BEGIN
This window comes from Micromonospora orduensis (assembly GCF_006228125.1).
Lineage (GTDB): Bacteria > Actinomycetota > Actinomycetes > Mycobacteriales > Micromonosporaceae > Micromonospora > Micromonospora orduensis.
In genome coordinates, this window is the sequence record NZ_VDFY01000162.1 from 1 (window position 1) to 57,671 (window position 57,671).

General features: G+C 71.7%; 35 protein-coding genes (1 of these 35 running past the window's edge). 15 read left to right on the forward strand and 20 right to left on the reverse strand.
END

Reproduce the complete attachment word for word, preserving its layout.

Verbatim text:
This window comes from Micromonospora orduensis (assembly GCF_006228125.1).
Lineage (GTDB): Bacteria > Actinomycetota > Actinomycetes > Mycobacteriales > Micromonosporaceae > Micromonospora > Micromonospora orduensis.
In genome coordinates, this window is the sequence record NZ_VDFY01000162.1 from 1 (window position 1) to 57,671 (window position 57,671).

General features: G+C 71.7%; 35 protein-coding genes (1 of these 35 running past the window's edge). 15 read left to right on the forward strand and 20 right to left on the reverse strand.